Inclusive Pedagogy starts with a commitment to ‘extending what is ordinarily available for all learners' (Black-Hawkins and Florian 2012, p. 575). This is unlike other pedagogical responses to learner diversity that are using teaching and learning strategies suitable for most, alongside something ‘additional’ or ‘different’ for some who experience difficulties’ . The principle of Inclusive Pedagogy was elaborated in the Inclusive Practice Project, which ran in Scotland from 2006-10 and involved developing teacher education for working in diverse classrooms.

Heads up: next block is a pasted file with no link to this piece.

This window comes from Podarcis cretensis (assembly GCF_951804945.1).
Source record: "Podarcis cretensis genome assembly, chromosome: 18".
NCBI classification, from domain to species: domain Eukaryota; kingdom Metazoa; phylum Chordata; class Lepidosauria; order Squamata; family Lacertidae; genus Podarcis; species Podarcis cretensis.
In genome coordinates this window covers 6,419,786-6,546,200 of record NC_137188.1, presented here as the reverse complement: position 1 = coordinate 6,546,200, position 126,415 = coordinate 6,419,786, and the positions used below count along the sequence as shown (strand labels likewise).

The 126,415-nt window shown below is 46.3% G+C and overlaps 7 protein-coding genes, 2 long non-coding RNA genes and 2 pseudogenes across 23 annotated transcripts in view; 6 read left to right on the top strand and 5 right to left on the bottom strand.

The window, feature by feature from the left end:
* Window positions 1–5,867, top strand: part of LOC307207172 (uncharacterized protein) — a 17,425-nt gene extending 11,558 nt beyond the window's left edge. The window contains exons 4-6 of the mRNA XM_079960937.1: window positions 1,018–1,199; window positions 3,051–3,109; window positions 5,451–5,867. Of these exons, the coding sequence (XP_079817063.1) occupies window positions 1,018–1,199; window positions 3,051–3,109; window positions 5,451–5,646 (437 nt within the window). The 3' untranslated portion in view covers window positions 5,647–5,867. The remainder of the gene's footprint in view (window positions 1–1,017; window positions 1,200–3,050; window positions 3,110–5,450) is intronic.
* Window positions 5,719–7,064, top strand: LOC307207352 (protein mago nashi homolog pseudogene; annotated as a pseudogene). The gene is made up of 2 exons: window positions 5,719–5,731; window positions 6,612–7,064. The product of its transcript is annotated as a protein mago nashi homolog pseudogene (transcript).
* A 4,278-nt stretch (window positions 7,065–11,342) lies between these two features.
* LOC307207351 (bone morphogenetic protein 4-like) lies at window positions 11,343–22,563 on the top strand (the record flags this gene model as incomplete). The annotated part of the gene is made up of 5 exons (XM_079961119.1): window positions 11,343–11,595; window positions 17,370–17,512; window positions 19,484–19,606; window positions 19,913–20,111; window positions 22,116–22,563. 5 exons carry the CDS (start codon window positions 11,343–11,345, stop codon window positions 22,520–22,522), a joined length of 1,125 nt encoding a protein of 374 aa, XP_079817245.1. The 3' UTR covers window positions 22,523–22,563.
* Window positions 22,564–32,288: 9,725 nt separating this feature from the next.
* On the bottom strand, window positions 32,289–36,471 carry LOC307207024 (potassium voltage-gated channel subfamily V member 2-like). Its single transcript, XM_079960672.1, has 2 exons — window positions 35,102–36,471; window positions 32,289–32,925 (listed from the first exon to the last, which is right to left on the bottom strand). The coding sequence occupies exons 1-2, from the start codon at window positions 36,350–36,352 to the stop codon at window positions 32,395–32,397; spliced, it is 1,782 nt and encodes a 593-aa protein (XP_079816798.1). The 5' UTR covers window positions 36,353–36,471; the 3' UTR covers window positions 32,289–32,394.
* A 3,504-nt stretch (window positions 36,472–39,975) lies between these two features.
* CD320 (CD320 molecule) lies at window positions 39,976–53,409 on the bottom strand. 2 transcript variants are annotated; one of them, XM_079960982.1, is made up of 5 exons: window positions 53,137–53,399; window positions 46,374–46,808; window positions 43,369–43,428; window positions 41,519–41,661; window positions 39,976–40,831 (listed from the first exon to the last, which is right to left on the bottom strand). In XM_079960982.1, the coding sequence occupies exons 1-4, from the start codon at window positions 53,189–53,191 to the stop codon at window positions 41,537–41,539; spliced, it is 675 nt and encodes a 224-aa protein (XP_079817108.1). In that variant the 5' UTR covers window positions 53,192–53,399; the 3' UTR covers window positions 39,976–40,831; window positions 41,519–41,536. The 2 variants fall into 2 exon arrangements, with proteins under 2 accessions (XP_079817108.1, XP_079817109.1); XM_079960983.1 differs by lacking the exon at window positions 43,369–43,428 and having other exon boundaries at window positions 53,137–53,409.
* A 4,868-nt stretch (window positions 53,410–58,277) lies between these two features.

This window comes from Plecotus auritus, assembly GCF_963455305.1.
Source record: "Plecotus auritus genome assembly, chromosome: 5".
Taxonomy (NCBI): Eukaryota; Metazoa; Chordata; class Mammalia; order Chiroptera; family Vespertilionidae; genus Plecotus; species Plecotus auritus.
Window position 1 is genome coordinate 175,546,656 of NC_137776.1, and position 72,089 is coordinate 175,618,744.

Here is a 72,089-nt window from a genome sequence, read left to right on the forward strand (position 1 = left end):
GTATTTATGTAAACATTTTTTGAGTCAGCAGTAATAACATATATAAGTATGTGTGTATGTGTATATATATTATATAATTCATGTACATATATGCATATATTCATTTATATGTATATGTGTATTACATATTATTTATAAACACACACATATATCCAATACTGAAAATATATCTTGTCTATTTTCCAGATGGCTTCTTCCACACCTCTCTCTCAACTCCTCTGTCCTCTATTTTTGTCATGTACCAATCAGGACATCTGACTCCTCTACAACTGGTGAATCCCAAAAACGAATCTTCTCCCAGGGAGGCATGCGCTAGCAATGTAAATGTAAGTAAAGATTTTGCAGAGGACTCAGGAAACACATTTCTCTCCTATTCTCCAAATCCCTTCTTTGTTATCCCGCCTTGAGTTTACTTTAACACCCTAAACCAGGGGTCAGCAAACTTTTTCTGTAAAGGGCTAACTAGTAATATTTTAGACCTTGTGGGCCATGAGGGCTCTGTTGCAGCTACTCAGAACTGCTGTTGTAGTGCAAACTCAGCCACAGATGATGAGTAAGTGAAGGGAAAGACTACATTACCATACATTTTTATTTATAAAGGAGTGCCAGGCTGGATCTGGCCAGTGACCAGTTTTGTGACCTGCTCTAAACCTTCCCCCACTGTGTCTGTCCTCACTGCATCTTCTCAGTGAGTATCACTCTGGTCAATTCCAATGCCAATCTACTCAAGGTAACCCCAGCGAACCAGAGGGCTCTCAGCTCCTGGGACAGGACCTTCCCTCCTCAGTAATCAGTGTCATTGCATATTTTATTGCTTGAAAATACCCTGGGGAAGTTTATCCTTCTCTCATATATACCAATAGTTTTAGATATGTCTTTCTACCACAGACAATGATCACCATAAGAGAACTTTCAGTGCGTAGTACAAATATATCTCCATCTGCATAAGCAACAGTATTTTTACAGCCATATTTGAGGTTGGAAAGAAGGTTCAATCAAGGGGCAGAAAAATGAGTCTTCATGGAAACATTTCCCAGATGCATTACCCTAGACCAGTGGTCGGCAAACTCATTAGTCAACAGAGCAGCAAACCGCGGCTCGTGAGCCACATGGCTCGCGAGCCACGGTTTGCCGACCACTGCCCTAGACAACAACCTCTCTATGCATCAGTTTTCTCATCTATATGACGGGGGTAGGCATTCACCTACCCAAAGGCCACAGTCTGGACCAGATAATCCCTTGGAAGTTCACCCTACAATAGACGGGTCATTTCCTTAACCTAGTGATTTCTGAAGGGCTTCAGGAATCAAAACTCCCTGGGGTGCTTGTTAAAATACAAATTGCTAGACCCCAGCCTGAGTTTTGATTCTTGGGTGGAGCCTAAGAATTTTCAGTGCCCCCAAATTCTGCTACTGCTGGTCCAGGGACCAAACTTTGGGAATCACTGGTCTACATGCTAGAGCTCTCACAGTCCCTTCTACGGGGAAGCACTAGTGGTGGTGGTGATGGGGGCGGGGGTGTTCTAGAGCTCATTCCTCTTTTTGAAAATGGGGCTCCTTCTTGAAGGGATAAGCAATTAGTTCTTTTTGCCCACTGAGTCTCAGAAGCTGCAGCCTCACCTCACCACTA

In this video, Tracy Edwards (PhD Researcher at Leeds Beckett University and the University of Aberdeen) will explore ways in which Inclusive Pedagogy might be implemented by teachers, as well as the implications of the idea as a “subtle but profound shift in thinking”
BLACK-HAWKINS, K. and FLORIAN, L., 2012. Classroom teachers craft knowledge of their inclusive practice. Teachers and Teaching: Theory and Practice, vol. 18, no. 5, [Available from: DOI 10.1080/13540602.2012.709732].